It's easy to find new and interesting music these days. All we have to do is pull up an app on our smartphone, and in seconds we can find a song that will hopefully move, motivate, or make us feel that special something in the gray matter between our headphones. Once upon a time, though, finding music that was left of center wasn't easy. Just ask Los Angeles-based Anthony Valadez, a photographer, record producer, podcaster, blogger, and the Monday late-night DJ at Santa Monica's public radio station, KCRW. The multi-hyphenate, who was hunting for early-'90s hip-hop and underground French artist DJ Cam in his formative years, recalls the journey he used to take to retrieve an album from his favorite record store.
"Melrose had all the cool, hip record shops," Valadez says. "I used to take the bus and travel down to Hollywood to just buy one or two records, because that's all I could afford at the time. I remember just sitting in the record store for hours and hours and I'd come home with two records, but those two records justified the whole trip."
The always curious Valadez no longer has to endure a 45-minute bus ride to find the music that moves him, but his passion for spinning music resonates throughout the 36-year-old's story line, whether it's working at the local pool to save enough money for a set of turntables, skipping sixth period in high school to DJ at the local community college, or convincing the radio station on his college campus, which played classical at the time, to allow him to host an electronic/hip-hop/world soul show.
"I fought for a program that catered more toward the student body," Valadez recalls, "Eventually, I got my own show. It was a lot of work. I would play stuff that would cheer me up. That's the beauty of public radio. It's playing what you love and breaking new bands, breaking new sounds, and just playing what made me happy. I've been fortunate enough to always be in a position, in terms of radio, to play what I love and what I want to share with the world."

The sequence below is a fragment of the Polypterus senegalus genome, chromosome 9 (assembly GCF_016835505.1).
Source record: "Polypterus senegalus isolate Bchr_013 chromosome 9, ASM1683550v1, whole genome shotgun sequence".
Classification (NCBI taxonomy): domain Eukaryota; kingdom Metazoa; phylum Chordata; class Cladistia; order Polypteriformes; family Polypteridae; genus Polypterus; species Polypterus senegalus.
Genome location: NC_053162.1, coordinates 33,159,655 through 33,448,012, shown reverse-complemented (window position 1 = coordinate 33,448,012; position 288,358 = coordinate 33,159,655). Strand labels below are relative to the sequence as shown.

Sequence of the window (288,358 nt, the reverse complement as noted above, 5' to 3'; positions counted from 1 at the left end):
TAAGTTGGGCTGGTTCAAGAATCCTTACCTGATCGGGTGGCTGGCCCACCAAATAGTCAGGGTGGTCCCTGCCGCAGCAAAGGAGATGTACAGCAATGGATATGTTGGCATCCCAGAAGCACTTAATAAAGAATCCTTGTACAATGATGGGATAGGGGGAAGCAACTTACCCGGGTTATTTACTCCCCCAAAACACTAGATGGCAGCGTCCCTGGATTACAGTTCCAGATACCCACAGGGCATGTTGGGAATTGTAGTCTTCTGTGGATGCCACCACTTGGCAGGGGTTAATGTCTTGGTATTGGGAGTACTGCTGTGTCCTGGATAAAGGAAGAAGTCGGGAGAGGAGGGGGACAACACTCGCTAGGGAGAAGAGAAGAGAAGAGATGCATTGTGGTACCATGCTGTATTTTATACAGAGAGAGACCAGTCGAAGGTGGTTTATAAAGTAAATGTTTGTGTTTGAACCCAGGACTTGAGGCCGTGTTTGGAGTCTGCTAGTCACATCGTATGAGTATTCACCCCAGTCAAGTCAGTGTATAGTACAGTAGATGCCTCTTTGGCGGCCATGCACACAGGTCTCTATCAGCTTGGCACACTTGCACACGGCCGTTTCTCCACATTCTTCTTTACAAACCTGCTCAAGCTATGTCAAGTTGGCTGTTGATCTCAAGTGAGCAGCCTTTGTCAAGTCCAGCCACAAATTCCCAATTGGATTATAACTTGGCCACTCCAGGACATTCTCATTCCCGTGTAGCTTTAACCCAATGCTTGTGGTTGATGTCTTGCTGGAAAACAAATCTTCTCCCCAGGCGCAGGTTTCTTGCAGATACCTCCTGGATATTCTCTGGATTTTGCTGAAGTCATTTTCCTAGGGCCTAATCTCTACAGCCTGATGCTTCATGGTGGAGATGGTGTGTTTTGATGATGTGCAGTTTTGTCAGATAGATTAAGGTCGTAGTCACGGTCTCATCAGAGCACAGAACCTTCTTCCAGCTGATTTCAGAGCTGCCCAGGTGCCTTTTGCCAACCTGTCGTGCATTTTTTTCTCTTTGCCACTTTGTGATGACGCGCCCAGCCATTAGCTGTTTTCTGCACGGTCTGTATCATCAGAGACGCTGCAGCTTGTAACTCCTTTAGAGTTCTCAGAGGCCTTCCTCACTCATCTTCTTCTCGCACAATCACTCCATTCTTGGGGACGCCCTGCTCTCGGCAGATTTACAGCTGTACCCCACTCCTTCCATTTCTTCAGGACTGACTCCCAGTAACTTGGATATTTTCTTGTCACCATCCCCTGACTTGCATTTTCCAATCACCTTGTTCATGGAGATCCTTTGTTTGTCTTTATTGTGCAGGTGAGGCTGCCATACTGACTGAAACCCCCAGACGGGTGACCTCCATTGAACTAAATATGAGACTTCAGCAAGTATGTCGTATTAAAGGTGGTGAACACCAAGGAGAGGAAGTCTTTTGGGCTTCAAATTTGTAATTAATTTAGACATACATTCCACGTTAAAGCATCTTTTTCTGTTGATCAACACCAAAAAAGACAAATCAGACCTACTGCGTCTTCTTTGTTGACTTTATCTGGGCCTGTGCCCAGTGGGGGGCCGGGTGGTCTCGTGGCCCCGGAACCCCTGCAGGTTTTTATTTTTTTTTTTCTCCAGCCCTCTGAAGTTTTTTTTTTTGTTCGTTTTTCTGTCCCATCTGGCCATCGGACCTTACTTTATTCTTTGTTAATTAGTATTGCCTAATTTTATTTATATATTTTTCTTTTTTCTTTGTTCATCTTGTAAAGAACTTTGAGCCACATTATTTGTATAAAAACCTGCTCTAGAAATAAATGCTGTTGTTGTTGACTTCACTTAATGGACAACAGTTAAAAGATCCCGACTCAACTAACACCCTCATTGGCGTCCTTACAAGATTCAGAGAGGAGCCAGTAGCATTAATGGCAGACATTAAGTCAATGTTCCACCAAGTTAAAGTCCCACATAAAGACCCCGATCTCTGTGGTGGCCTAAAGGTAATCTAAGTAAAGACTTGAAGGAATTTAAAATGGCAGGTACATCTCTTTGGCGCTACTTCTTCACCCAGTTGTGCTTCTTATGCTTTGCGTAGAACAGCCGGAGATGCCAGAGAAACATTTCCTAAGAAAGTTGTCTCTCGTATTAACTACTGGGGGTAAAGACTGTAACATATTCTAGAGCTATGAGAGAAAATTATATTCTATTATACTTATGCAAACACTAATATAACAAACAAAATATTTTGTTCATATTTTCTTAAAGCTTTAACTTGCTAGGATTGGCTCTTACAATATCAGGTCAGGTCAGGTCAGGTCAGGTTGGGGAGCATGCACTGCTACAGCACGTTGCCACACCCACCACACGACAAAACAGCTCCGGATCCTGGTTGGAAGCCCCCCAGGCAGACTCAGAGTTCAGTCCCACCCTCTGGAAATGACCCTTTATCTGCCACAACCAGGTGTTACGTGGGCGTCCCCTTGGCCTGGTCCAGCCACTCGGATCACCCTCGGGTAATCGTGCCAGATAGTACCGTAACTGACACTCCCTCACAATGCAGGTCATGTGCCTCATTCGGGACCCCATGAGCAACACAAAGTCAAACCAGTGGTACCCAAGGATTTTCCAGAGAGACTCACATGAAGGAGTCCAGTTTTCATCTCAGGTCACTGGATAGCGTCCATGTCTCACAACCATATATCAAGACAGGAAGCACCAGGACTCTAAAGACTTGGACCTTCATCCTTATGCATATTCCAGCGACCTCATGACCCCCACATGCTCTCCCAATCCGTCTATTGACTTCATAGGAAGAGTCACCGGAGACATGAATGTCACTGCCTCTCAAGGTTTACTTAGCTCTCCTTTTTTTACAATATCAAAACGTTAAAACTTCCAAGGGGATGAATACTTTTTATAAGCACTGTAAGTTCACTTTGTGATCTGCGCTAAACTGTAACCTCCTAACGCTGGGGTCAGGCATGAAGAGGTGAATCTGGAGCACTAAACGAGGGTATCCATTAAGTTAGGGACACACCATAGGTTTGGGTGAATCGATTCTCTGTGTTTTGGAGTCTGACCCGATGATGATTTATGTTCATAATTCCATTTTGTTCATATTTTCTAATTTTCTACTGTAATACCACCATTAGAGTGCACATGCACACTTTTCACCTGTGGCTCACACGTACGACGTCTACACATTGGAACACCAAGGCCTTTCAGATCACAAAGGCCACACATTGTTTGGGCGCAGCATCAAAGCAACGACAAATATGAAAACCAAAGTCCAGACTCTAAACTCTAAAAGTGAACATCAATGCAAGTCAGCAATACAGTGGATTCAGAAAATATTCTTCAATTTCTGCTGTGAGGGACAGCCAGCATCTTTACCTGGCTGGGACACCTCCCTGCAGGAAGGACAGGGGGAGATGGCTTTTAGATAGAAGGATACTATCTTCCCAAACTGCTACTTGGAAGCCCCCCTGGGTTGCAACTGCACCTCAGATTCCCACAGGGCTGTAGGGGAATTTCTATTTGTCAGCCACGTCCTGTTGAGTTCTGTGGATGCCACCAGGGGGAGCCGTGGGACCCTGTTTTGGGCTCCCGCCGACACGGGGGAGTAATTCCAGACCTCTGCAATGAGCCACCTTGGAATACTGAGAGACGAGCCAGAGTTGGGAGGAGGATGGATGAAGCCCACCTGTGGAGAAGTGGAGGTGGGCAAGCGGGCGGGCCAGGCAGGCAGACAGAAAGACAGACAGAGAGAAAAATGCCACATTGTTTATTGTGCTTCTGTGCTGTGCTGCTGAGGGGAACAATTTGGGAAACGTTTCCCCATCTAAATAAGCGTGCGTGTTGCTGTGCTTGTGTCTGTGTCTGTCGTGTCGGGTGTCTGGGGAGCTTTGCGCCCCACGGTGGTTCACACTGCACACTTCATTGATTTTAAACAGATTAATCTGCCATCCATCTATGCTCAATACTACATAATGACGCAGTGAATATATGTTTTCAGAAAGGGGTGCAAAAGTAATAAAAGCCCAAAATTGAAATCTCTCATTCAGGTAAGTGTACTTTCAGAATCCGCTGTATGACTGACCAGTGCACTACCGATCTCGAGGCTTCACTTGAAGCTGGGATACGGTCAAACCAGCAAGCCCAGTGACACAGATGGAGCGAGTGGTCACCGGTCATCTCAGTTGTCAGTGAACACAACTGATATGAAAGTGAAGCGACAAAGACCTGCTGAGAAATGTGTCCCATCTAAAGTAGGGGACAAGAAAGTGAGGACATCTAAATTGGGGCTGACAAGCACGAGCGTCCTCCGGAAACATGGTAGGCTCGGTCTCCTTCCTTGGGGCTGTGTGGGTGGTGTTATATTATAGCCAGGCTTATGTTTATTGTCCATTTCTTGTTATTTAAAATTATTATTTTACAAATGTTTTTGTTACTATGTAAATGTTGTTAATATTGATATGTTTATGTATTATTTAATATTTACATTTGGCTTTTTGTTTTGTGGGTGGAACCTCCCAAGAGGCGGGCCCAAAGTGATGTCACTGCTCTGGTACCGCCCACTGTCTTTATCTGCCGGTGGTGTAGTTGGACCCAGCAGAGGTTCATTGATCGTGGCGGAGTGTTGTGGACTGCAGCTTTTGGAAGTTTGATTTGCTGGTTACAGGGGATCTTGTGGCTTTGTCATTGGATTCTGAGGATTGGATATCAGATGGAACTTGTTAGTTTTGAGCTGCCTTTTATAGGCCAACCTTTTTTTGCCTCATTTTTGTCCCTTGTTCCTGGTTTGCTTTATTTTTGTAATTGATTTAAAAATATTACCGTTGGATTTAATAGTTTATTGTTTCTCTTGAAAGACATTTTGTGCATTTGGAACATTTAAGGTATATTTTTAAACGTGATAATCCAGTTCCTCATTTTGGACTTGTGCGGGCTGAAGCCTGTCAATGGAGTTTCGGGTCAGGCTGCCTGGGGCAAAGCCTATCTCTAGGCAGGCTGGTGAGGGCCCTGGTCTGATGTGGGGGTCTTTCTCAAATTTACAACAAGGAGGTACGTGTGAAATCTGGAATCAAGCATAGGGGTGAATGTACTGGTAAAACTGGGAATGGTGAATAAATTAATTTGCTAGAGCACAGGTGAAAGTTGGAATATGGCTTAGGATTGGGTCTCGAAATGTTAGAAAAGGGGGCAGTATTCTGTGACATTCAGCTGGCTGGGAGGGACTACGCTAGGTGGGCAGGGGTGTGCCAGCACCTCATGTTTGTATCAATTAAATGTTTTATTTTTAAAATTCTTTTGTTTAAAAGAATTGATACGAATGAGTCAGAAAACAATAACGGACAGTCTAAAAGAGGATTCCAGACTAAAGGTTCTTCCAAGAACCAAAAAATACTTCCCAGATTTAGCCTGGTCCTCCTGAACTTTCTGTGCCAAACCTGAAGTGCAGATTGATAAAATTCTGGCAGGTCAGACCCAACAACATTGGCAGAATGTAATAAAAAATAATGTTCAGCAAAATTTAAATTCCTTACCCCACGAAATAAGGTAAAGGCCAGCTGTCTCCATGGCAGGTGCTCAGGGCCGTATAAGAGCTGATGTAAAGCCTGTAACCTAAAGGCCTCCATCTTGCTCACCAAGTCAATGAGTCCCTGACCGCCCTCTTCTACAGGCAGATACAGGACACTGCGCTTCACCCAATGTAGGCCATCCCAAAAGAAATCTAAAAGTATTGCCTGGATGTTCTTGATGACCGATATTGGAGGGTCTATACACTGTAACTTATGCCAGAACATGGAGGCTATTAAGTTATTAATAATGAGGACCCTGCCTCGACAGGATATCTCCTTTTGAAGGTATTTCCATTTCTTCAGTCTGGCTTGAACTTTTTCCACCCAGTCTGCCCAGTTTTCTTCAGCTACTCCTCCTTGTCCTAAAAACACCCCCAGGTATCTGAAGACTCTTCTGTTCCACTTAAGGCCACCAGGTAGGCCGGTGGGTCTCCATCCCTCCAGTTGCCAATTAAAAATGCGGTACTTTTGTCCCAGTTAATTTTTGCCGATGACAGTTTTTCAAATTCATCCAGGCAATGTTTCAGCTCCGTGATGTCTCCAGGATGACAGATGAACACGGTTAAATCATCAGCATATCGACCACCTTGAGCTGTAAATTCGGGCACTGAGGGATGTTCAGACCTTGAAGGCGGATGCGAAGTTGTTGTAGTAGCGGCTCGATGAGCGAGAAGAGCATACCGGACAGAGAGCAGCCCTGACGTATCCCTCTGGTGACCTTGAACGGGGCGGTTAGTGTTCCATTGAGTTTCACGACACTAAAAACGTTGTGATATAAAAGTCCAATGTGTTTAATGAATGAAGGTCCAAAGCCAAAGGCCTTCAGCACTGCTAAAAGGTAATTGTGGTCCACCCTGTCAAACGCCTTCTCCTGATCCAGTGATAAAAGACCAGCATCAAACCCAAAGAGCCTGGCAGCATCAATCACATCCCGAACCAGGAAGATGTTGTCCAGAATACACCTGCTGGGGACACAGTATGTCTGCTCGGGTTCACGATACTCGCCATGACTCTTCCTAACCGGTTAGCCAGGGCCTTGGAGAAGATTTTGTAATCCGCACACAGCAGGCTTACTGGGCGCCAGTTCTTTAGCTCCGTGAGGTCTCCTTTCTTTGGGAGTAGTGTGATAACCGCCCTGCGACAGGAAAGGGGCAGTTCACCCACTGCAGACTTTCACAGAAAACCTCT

It's knowing what an audience wants that has allowed Valadez to branch out of the studio and into the clubs, connecting all his many musical tastes so he can share them in the appropriate medium.
"I'm trying to reach a lot of people in different arenas, and not necessarily stay in one box," he answers when asked how he balances it all. He released a single in 2008 with Flying Lotus, remixed tracks for David Bowie and Ozomatli, and recently released In Search Of . . ., a collection of tracks that fuses jazz, techno, and rap with a relaxed beat featuring artists around the world that he managed to connect with via e-mail. The result is a perfect mix for the hip music lover.
"Some of those tracks we sent back and forth on the Internet. Some [artists] came to LA because they had shows and they were sleeping on my couch. It was like, 'Okay, let's record a song.' It was fun!"
He also regularly spins sets in Los Angeles and Las Vegas. The secret to his shows, he says, is going in without an agenda and feeling out the crowd.
"I want an environment that makes everybody happy and is very inclusive, but at the same time I want to shock people," Valadez says. "Once I step up to the turntables, then I gauge the crowd and feel that energy. That's when I start putting things together: on-the-spot."
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